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East Hampton Town Seeks Volunteer Plover Watchers

Thu, 03/30/2023 - 12:09
Access to certain beach areas, like this part of Little Albert’s in Amagansett, is restricted during the piping plover and least tern nesting season.
Carissa Katz

Beachgoers will soon see temporary string fencing at sites along 18 miles of ocean and bay shoreline, as the federally and New York State-protected piping plover makes its annual return to East Hampton Town and Village.

Anna Soccorsi of the Natural Resources Department told the town board on March 21 that it is seeking seasonal volunteers to monitor sites where the shorebirds nest, the better to assist conservation efforts of the U.S. Fish and Wildlife Service and State Department of Environmental Conservation.

With populations in the northern Great Plains and the Great Lakes as well as in four “recovery units” on the Atlantic Coast, piping plovers nest on town beaches between March and September. There are only around 8,000 nesting pairs remaining in North America, Ms. Soccorsi told the board. “Ultimately, we’re striving to delist the Atlantic Coast population from the Endangered Species Act,” she said.

For that to happen, U.S. Fish and Wildlife Service criteria must be met: “We have to achieve and maintain 2,000 breeding pairs among the four recovery units,” one of them being New York-New Jersey, “for five consecutive years.” Of those, 575 pairs must come from the New York-New Jersey recovery unit. “Secondly, we have to achieve a mean productivity of 1.5 fledged chicks per breeding pair, again among the four recovery units, for five consecutive years.”

The New York-New Jersey recovery unit has not met these criteria, Ms. Soccorsi said. Its average over the past five years was 521 breeding pairs and 1.34 fledges per pair. Last year had 24 pairs successfully fledge in the town and village, and 26 chicks for a productivity rate of 1.08, slightly down from 2021 and below the target of 1.5 chicks per breeding pair. Georgica Pond, Atlantic Avenue Beach in Amagansett, Two Mile Hollow and Main Beach in East Hampton Village, and Sammys Beach in Northwest were the most productive sites last year.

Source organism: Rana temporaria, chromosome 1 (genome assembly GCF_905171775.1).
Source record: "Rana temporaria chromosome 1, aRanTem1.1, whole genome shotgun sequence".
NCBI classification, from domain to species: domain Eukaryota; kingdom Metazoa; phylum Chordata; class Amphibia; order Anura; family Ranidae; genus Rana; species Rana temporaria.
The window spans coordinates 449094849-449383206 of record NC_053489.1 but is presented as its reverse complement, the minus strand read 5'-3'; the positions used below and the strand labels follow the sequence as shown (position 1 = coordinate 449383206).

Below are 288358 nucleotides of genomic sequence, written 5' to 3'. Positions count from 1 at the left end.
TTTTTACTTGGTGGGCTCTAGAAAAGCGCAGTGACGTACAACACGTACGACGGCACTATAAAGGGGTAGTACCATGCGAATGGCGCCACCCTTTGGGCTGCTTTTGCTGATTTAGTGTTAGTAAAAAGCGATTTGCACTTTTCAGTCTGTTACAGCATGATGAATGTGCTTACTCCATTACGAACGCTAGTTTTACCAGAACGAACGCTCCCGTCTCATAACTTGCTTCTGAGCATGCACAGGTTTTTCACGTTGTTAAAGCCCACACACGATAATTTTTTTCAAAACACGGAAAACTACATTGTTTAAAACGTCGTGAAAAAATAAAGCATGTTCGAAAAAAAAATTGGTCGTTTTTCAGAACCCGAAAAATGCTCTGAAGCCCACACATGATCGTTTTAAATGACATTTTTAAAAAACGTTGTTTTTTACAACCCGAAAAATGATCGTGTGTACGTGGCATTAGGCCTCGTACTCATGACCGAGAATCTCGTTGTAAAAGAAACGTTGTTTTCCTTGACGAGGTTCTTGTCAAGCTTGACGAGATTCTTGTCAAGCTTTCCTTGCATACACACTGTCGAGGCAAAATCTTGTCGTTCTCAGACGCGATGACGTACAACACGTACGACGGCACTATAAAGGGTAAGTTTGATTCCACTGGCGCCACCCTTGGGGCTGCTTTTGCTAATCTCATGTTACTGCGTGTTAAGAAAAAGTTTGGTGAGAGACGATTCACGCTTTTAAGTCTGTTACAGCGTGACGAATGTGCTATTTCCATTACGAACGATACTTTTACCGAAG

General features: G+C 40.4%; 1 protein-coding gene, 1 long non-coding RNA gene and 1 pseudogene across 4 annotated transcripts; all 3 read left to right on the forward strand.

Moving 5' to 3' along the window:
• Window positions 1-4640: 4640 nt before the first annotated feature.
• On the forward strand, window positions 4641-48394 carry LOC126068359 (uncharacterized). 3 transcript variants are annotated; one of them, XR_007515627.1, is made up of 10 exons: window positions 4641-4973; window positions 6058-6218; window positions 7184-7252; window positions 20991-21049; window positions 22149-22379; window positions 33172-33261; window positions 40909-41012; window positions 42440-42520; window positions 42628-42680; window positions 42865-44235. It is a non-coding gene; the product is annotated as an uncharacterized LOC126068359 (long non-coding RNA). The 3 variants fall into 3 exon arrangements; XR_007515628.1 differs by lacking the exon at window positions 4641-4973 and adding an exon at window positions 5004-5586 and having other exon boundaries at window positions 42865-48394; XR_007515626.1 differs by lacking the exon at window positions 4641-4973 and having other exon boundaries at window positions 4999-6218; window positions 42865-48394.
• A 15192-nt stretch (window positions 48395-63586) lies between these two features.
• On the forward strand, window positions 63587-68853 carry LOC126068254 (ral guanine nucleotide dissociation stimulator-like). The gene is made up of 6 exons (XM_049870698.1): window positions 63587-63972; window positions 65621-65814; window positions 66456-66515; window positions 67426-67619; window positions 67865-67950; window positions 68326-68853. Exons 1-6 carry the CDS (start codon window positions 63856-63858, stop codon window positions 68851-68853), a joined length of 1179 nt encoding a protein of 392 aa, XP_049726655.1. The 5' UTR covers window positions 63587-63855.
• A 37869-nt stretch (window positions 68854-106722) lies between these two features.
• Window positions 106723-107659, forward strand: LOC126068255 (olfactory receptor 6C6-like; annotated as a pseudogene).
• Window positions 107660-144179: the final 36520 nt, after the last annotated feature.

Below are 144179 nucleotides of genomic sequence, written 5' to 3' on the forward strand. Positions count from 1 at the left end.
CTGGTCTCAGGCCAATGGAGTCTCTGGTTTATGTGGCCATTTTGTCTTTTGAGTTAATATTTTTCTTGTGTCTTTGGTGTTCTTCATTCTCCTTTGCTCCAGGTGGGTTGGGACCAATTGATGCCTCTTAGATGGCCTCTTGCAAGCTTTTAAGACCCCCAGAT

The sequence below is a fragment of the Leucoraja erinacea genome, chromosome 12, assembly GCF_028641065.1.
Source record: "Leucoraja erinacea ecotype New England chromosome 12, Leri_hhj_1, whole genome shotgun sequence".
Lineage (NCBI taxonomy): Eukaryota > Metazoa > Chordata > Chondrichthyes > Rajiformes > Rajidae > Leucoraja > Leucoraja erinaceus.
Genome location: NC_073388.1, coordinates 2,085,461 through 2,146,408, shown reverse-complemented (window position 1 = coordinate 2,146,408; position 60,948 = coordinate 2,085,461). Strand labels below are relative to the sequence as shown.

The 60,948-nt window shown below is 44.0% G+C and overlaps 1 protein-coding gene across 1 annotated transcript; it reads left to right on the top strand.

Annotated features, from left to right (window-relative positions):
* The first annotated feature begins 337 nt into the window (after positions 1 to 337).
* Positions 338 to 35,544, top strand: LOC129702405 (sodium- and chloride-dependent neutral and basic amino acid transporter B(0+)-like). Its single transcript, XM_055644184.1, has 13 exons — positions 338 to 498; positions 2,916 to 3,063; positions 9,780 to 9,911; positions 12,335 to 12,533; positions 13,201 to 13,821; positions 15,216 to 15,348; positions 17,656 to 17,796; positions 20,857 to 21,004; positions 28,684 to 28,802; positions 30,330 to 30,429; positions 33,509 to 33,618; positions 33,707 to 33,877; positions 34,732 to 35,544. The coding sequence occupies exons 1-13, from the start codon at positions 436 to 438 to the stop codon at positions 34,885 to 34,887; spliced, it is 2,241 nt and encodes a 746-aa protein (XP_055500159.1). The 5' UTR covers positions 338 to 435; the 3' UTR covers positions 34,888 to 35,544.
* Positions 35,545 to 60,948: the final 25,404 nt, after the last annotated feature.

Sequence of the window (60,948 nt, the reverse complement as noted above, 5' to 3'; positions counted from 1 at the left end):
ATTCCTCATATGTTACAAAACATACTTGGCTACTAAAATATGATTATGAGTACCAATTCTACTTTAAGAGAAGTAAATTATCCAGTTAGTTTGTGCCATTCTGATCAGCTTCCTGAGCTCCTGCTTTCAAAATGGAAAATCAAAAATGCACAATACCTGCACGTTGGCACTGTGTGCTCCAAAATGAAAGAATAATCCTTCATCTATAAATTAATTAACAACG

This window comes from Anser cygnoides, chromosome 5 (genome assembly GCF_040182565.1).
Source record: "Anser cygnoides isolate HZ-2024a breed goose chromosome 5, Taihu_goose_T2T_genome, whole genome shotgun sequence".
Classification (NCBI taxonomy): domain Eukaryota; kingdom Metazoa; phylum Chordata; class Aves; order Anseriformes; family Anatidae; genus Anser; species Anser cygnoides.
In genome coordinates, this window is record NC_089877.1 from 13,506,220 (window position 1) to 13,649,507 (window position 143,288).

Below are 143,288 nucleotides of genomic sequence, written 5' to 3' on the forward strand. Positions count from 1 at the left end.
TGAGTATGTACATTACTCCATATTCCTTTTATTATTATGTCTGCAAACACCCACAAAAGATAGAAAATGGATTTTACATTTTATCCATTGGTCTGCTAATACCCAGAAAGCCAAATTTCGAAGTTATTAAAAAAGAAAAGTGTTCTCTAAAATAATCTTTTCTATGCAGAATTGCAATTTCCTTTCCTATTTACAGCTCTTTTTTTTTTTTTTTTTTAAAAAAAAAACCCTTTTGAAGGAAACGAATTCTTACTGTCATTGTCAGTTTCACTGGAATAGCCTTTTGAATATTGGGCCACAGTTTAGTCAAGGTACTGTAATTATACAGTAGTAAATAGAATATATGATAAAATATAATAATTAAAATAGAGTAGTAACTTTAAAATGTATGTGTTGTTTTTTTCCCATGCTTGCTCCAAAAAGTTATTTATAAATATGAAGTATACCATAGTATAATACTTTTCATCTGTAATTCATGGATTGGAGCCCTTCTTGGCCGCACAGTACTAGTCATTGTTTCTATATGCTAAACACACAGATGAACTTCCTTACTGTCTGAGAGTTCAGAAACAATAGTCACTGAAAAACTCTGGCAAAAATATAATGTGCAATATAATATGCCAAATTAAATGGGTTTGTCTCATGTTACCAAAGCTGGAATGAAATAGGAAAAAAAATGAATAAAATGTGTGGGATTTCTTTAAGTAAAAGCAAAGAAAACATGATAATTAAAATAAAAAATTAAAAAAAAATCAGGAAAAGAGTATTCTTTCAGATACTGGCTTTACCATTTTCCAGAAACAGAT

Data collected are submitted to the D.E.C., which collates information from municipalities across Long Island.

Raccoons, gulls, and crows are among plovers’ predators, with human disturbance and coastal development also hindering their recovery. Plover nests are well camouflaged on the sand and easy to miss. Newly hatched chicks weigh less than a single scoop of ice cream, can walk and forage within minutes of hatching, and are “extremely mobile,” Ms. Soccorsi told the board, likening them to “little wind-up toys that make abrupt dashes and pauses, and they’ll pretty much use the entire beach area to forage or find places to rest.” Hence the symbolic string fencing to keep people, dogs, and vehicles away from their nesting sites.

When only nests are present, fencing is erected around the upper portion of the beach, “and we ask that people, dogs, and vehicles kindly respect these boundaries,” Ms. Soccorsi said. Once the chicks hatch, “because of their high mobility we extend the fencing to then be perpendicular to the water, so the entire area from the dune line to the water line is completely closed to vehicles and dogs, but people can still walk through the area.” Fencing remains only long enough to “ensure successful productivity,” she said.

New signs at nesting areas have been set up for this year, Ms. Soccorsi told the board, and motion-activated cameras will be installed near priority nesting areas to identify predators and other causes of abandoned nests and to confirm hatching and fledge dates.

Public outreach is also on the agenda for this year. The town is in discussions with Audubon New York to become part of the group’s Be a Good Egg initiative to reduce human threats to shorebirds “by encouraging people to find ways to share the shore with them,” she said. As part of that partnership, an art contest has been scheduled for the Amagansett School’s fifth grade. This will involve a presentation by Natural Resources staff, after which students will make informative signs, which will be weatherproofed and posted near nesting sites and at other locations.

Distribution of educational materials on priority bay and ocean beaches is also planned, with tables to be hosted by Natural Resources staff as well as Audubon New York and possibly U.S. Fish and Wildlife representatives. 

After training, “we typically ask volunteers to help us monitor a specific site about once per week, and then share their observations with us,” Ms. Soccorsi said. Those interested in volunteering have been asked to call  631-324-0496 or send an email to [email protected].

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